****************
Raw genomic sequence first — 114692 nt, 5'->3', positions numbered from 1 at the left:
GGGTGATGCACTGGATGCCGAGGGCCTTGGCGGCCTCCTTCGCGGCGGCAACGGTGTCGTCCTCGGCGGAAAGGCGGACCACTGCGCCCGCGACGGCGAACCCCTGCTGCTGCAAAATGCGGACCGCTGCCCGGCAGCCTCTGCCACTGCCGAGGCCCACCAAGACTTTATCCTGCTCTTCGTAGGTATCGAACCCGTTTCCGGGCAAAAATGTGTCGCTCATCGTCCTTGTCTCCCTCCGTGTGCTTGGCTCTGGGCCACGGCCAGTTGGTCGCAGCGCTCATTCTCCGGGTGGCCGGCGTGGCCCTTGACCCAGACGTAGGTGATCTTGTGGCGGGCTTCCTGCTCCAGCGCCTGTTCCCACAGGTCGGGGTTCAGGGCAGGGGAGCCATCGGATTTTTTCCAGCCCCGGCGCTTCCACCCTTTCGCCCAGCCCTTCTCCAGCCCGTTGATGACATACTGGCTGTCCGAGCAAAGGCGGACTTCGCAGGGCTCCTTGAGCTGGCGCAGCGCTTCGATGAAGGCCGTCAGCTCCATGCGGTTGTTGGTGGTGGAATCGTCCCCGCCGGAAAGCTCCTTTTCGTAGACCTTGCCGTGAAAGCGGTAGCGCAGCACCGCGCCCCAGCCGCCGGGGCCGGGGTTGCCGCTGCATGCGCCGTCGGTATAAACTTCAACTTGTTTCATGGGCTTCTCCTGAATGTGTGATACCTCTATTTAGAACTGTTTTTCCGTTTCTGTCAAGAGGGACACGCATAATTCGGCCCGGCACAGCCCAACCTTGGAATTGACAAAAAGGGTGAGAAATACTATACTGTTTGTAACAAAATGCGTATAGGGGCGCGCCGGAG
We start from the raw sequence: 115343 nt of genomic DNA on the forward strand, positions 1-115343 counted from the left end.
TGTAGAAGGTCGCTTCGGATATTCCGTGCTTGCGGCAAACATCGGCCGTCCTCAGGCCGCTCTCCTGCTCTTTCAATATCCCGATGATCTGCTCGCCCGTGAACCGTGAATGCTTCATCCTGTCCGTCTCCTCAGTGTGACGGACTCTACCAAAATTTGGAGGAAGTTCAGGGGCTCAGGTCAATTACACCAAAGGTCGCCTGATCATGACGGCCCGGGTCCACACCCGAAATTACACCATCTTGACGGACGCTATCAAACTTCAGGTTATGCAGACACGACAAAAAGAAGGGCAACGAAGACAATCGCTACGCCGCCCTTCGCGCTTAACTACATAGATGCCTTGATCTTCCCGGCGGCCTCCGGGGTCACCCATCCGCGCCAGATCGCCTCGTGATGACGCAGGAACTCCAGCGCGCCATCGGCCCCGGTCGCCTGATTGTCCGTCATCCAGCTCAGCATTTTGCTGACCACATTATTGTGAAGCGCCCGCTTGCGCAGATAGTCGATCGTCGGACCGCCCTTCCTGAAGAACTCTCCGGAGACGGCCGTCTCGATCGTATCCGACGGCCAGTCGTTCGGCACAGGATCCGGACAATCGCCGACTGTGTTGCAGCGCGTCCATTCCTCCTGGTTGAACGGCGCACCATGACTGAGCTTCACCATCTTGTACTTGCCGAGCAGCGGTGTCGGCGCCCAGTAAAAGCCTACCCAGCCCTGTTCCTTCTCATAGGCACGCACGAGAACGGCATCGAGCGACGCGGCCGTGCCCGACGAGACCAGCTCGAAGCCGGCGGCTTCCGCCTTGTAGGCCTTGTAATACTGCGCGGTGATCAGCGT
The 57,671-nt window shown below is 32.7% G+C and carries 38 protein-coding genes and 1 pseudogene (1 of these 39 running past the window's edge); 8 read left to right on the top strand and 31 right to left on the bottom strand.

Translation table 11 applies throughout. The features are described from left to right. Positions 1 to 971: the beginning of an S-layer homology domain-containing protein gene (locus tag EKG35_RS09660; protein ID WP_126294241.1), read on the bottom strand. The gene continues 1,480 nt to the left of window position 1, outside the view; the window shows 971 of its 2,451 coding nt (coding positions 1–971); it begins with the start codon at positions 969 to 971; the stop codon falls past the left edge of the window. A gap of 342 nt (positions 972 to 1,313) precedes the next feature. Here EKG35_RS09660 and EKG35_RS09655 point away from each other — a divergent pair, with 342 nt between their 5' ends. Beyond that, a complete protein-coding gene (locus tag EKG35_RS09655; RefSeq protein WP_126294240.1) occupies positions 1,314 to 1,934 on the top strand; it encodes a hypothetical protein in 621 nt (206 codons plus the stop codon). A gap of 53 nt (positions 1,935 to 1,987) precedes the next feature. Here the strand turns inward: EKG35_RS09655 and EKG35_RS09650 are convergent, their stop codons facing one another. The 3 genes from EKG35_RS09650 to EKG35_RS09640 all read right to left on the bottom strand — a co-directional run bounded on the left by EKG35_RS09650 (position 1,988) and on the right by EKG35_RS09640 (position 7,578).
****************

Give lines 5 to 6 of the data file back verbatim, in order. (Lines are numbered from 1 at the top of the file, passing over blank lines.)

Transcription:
The 57,671-nt window shown below is 32.7% G+C and carries 38 protein-coding genes and 1 pseudogene (1 of these 39 running past the window's edge); 8 read left to right on the top strand and 31 right to left on the bottom strand.

Translation table 11 applies throughout. The features are described from left to right. Positions 1 to 971: the beginning of an S-layer homology domain-containing protein gene (locus tag EKG35_RS09660; protein ID WP_126294241.1), read on the bottom strand. The gene continues 1,480 nt to the left of window position 1, outside the view; the window shows 971 of its 2,451 coding nt (coding positions 1–971); it begins with the start codon at positions 969 to 971; the stop codon falls past the left edge of the window. A gap of 342 nt (positions 972 to 1,313) precedes the next feature. Here EKG35_RS09660 and EKG35_RS09655 point away from each other — a divergent pair, with 342 nt between their 5' ends. Beyond that, a complete protein-coding gene (locus tag EKG35_RS09655; RefSeq protein WP_126294240.1) occupies positions 1,314 to 1,934 on the top strand; it encodes a hypothetical protein in 621 nt (206 codons plus the stop codon). A gap of 53 nt (positions 1,935 to 1,987) precedes the next feature. Here the strand turns inward: EKG35_RS09655 and EKG35_RS09650 are convergent, their stop codons facing one another. The 3 genes from EKG35_RS09650 to EKG35_RS09640 all read right to left on the bottom strand — a co-directional run bounded on the left by EKG35_RS09650 (position 1,988) and on the right by EKG35_RS09640 (position 7,578).